Symphysiotomy survivors have voted to reject a Government redress scheme for women who underwent the procedure in Irish hospitals.
At meetings during November, Survivors of Symphysiotomy (SOS) members voted by over 80% to reject the scheme.
SOS Chairperson Marie O’Connor told LookLeft that the scheme has “no admission of wrong-doing” and is “built on the official lie that symphysiotomy was a medically acceptable practice. It completely flouts the recommendations made by the UN Human Rights Committee (UNHRC) in a manner we are appalled by.”
She also stated the scheme involves “survivors signing away their legal and Constitutional rights as a condition of entry before they know what moneythey will be offered.” The “draconian” 20 working day timeline for applying to the scheme will exclude women with dementia, those living abroad and will penalise women who are less well off, those without records and those with psychological issues. O’Connor pointed to comparable redress schemes such as that for Hepatitis C infections, where there was a 3 year timeline for applications.
Our campaign has been focused on getting truth and justice for our members.
O’Connor said that many survivors are taking legal action to seek justice and are demanding that the State take responsibility for allowing the procedures to take place.
Symphysiotomy was a procedure promoted by Catholic doctors as an alternative to Cesarean Section (CS), even though it was much more dangerous for mothers and children.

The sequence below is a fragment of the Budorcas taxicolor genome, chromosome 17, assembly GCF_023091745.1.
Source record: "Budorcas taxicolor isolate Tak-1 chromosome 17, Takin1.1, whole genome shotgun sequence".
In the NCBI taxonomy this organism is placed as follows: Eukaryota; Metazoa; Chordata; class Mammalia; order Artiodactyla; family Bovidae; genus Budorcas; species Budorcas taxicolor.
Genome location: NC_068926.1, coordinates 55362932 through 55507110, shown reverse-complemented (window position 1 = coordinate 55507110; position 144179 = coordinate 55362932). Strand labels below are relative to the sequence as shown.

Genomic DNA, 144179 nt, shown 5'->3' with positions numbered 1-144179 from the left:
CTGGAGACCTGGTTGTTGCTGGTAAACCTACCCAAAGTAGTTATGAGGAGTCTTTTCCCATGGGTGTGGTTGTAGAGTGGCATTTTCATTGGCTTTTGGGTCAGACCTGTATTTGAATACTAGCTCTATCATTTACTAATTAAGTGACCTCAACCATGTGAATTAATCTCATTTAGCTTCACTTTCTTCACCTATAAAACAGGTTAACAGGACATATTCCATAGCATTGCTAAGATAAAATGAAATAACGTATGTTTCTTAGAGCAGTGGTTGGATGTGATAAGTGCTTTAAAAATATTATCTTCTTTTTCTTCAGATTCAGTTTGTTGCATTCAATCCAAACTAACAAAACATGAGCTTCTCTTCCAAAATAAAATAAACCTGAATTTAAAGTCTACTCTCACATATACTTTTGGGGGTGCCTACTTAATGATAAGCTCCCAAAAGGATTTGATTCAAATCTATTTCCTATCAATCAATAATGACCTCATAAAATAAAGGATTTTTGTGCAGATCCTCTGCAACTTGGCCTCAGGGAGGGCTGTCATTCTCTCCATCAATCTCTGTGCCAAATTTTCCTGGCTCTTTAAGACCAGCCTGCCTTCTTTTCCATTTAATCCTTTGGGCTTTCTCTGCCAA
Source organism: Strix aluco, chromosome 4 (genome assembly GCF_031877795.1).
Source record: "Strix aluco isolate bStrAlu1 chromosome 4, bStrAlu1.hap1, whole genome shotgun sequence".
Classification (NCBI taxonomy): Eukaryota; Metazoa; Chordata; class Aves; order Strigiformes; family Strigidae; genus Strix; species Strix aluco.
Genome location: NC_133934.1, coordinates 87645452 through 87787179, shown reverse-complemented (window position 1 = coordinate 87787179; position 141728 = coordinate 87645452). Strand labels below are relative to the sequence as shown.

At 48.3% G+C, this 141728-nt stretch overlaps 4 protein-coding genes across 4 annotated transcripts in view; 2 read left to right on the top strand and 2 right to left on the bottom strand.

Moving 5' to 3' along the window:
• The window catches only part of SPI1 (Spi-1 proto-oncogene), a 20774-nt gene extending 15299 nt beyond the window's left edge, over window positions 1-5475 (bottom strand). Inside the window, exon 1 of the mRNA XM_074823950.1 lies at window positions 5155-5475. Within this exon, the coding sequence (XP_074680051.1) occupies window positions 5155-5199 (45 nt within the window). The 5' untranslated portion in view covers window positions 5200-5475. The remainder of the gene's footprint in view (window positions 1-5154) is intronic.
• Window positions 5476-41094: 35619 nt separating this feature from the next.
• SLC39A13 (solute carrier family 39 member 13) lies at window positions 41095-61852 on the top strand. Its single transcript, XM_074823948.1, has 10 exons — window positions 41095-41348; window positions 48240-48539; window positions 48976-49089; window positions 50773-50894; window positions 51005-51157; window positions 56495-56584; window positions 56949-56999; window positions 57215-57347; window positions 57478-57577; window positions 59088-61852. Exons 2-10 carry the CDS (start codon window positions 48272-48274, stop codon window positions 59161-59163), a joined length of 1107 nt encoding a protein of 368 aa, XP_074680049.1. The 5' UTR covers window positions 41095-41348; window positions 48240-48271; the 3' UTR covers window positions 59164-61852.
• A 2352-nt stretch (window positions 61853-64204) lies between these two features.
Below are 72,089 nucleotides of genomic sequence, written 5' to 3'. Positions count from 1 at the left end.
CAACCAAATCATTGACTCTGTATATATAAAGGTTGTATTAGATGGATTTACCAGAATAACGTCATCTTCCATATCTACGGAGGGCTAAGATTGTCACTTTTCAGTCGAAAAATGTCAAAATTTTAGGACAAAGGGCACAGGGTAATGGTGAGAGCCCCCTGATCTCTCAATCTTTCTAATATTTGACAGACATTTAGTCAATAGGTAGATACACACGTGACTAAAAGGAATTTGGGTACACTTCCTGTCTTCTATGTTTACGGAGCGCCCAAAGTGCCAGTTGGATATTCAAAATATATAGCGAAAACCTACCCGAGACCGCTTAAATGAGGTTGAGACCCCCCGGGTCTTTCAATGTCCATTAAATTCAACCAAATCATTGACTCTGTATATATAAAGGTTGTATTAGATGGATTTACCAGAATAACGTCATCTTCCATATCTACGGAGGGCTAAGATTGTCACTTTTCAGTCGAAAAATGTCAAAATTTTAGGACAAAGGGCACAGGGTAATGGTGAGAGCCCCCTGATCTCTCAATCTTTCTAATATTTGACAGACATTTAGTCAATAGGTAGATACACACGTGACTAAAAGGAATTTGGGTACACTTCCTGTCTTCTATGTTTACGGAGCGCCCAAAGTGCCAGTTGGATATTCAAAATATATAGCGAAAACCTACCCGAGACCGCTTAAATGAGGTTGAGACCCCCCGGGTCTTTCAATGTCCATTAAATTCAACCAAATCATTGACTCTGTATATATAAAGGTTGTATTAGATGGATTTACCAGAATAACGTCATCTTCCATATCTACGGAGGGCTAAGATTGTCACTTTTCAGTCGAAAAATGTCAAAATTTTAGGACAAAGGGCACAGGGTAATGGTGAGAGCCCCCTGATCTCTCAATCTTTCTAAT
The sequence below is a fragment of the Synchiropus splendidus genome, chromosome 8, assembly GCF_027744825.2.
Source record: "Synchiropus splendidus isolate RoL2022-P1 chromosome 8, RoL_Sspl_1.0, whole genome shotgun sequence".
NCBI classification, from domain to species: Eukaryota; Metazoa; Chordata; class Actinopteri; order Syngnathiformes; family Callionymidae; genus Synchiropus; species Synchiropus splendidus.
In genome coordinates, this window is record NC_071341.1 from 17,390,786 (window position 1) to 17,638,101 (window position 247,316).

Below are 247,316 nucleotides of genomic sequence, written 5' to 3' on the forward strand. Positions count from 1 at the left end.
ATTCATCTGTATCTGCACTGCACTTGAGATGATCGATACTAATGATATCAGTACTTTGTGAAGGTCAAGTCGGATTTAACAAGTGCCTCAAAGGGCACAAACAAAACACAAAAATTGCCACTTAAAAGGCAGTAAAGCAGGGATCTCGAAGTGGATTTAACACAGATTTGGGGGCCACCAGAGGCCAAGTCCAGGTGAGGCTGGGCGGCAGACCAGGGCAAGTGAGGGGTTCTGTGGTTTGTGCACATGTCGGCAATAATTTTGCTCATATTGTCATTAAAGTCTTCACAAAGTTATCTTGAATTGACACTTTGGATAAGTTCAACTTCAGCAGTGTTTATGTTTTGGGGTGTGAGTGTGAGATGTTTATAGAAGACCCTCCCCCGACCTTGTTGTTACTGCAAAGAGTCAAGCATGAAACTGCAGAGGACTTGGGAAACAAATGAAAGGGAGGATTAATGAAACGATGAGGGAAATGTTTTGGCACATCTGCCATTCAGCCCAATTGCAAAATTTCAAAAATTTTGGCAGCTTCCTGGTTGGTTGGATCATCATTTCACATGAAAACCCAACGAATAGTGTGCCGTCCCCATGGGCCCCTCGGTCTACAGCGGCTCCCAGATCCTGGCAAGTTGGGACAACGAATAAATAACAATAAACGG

It involved cutting the cartilage of a pregnant woman’s pubic bone to widen the birth canal. For many women it left permanent injuries such as incontinence, difficulty walking and chronic pain. It also led to a higher rate of infant morality.
It was carried out on about 1,500 women between the 1920s and mid-1980s, about 350 of whom are thought to be alive to avail of the scheme.
Ireland was the only country in the developed world to practice this discarded surgery in the mid to late 20th century. This was due to power of Catholic obstetricians who disliked CS, on account of its association with what Archbishop McQuaid termed the ‘crime of birth-prevention’. International standard medical procedure was to advise women to seek sterilisation after three CS surgeries.
O’Connor commented that: “The State seems bent to this day on protecting the medical profession. Our campaign has been focused on getting truth and justice for our members and this has conflicted with the official plan to cover-up and fob-off. There has been no independent inquiry, as recommended by the UNHRC. All we have seen is two white-washed reports effectively adopting the position that 97% of these operations were successful.”
Government unwillingness to confront the issue or consult with survivors has forced legal action. “We are hopeful that the truth about these abusive operations will be established. It is infinitely regrettable that this is the only way this can be done. For our members this is fundamentally an issue of truth, not money.”